Sleep has a profound impact on human health, improving attention, memory, emotional regulation and work performance, and reducing the risk of disease. But over the past few decades, the amount of sleep that people get has declined substantially. A 2017 study of some 690,000 children from 20 countries found that nightly sleep duration fell by more than an hour from 1905 to 2008. Nearly one-third of adults in the United States sleep for less than six hours per night, and sleep duration has dropped since the 1960s for adults in Japan, Russia, Finland, Germany, Belgium and Austria.
“Society as a whole has changed quite a lot,” says Theun Pieter van Tienoven, a researcher at the Free University of Brussels who studies gender division of labour, daily routines and sleep sociology. “We tend to want to do much more than we can handle in our daily life.” According to van Tienoven, digitalization and globalization have driven many people to cram more activities into their daily schedules, often at the expense of sleep. The use of social media at night and fear of missing out have been shown to reduce sleep quality, perhaps because people stay up later to engage in social activities, and exposure to blue light from screens has a damaging effect on their sleep–wake cycles, or circadian rhythms.
Getting a good night’s sleep can be difficult, especially for busy scientists, who often work long hours, nights and weekends while juggling their personal lives and responsibilities outside the workplace. “I am one of those people with multiple roles and thus at high risk of having bad sleep habits or lower quality of sleep due to the mental load of all those roles,” says van Tienoven, who is also a field-hockey player and coach and a parent to three children, aged seven, eight and ten. His wife is a paediatrician. Nature asked sleep researchers and physicians to share their insights into how sleep affects the brain, and how busy scientists can improve their sleep habits.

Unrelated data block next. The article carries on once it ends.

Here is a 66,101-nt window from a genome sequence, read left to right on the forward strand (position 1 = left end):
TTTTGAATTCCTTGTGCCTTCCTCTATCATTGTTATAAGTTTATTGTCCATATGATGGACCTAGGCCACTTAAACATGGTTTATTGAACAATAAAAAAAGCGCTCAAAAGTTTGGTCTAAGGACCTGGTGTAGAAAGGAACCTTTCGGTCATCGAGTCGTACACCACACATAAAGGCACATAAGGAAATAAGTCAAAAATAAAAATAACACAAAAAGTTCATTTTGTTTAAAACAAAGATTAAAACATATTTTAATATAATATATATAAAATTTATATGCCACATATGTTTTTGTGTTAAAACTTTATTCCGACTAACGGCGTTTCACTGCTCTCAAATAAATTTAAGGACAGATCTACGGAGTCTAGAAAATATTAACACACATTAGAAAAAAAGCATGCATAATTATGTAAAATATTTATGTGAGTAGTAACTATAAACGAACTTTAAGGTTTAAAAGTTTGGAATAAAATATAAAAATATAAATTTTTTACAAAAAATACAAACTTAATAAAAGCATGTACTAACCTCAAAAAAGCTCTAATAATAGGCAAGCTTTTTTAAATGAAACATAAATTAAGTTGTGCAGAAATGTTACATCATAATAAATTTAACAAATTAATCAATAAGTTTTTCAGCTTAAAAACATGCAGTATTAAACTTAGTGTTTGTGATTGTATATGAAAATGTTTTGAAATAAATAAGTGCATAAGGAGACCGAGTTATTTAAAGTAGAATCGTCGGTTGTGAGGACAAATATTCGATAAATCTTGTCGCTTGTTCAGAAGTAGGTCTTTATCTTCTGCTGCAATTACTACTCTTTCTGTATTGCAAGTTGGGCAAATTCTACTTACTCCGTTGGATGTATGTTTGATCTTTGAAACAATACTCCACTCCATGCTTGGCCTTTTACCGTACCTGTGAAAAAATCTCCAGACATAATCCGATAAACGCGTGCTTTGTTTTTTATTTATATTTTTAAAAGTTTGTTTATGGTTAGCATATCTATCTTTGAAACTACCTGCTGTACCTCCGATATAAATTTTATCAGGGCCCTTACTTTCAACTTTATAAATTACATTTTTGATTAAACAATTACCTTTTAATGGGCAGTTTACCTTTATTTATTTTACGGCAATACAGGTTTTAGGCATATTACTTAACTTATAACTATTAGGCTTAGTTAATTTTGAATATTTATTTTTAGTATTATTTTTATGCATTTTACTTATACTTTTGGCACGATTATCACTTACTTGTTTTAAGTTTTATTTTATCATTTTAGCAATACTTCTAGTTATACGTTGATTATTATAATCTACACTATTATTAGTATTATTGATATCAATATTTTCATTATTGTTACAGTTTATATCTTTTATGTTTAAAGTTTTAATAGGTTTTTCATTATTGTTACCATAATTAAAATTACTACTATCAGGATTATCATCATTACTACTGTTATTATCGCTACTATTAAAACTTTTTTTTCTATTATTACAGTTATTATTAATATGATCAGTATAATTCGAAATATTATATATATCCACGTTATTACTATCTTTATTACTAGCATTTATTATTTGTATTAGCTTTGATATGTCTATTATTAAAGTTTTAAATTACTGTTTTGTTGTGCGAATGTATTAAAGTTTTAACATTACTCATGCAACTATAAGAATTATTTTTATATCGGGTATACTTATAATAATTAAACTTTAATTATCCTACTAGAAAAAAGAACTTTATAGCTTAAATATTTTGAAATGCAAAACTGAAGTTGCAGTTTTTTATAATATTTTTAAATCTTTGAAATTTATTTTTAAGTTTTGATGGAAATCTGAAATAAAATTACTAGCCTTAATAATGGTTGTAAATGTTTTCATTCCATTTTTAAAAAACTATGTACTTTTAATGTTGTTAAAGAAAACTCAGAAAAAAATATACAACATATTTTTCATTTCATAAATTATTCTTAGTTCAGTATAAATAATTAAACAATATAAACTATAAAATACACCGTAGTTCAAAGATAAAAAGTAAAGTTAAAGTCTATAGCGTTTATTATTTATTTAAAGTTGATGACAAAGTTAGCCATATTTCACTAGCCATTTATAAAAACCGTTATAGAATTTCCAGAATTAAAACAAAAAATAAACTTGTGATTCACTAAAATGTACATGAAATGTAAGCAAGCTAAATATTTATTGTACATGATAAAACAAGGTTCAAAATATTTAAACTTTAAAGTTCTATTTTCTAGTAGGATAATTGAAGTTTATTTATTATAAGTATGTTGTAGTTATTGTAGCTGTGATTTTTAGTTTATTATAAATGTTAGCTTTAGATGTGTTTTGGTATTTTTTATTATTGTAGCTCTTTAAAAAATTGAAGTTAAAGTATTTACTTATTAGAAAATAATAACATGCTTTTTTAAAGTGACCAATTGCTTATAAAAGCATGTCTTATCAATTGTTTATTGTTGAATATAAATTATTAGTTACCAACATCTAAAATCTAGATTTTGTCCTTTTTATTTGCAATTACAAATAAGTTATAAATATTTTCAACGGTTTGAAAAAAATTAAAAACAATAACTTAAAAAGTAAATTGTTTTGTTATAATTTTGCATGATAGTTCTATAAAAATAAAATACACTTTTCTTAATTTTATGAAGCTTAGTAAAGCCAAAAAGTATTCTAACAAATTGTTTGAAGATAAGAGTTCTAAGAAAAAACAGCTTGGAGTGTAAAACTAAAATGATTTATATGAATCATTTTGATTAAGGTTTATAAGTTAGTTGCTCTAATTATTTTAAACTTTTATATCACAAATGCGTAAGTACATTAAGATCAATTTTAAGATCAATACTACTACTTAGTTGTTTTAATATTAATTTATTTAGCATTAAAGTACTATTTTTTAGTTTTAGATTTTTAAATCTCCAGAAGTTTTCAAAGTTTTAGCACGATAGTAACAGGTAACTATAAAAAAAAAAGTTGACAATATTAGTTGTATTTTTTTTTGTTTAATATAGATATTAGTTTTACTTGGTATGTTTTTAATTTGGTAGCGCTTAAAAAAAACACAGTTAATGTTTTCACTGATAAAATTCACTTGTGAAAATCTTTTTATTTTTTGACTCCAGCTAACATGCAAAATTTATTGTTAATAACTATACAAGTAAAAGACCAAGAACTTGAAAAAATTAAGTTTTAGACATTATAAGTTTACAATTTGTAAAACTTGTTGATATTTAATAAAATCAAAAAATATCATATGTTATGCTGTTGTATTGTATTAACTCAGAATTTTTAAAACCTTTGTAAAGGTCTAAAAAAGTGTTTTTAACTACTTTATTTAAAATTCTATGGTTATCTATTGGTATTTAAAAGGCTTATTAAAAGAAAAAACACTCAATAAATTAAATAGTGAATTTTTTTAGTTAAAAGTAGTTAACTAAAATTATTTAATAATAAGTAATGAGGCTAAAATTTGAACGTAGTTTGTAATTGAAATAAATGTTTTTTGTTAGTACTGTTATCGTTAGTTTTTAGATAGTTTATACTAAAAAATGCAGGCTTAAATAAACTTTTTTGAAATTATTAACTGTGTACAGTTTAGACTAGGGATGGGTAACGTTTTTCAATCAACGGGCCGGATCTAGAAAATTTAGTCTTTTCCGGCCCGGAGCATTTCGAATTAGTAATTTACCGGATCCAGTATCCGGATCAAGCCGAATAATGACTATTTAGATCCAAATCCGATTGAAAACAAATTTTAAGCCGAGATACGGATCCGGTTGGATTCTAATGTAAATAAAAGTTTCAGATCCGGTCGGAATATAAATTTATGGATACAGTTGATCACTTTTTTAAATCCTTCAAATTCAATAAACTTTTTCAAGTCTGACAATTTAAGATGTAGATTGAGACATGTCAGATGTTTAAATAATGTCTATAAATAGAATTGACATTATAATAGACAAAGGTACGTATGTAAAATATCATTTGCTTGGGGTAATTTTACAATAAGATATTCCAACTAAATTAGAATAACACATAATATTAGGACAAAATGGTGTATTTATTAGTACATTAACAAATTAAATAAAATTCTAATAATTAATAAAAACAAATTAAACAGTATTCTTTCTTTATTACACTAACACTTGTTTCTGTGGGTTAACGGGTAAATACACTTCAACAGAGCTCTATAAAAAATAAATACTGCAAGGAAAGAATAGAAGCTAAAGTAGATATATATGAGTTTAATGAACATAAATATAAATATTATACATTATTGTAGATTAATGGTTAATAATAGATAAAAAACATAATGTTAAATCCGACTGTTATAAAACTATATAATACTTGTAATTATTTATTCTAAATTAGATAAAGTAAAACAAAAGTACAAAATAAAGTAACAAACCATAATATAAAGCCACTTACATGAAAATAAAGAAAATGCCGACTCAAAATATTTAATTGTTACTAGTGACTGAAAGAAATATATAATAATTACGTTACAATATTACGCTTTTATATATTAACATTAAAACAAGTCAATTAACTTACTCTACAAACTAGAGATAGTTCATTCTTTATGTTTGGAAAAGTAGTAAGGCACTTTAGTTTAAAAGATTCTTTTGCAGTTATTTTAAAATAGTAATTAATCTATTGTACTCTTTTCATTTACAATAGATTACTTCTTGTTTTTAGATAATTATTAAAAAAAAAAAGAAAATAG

“Historically there wasn’t as much interest in sleep, because for many centuries people thought sleep was akin to death,” says Mark Wu, a physician and neurologist at Johns Hopkins University in Baltimore, Maryland, who studies sleep disorders and the genetic mechanisms that regulate sleep. “What really spurred the development of sleep research was a discovery that there are very specific brainwave patterns that occur during sleep,” he says. The discovery was made in 1929 by the German psychiatrist Hans Berger, using a technique called electroencephalography (EEG), which measures electrical activity in the brain. Eight years later, a group of scientists used the same technique to identify different stages of sleep.
Today, most researchers describe sleep as occurring in two main phases: rapid-eye-movement (REM) sleep and non-REM sleep. Non-REM sleep comprises three stages, known as N1, N2 and N3, and these are characterized by specific brainwave patterns that reflect neural activity. These three stages of non-REM sleep plus REM sleep comprise the sleep cycle, and people who sleep well typically experience four to six cycles every night.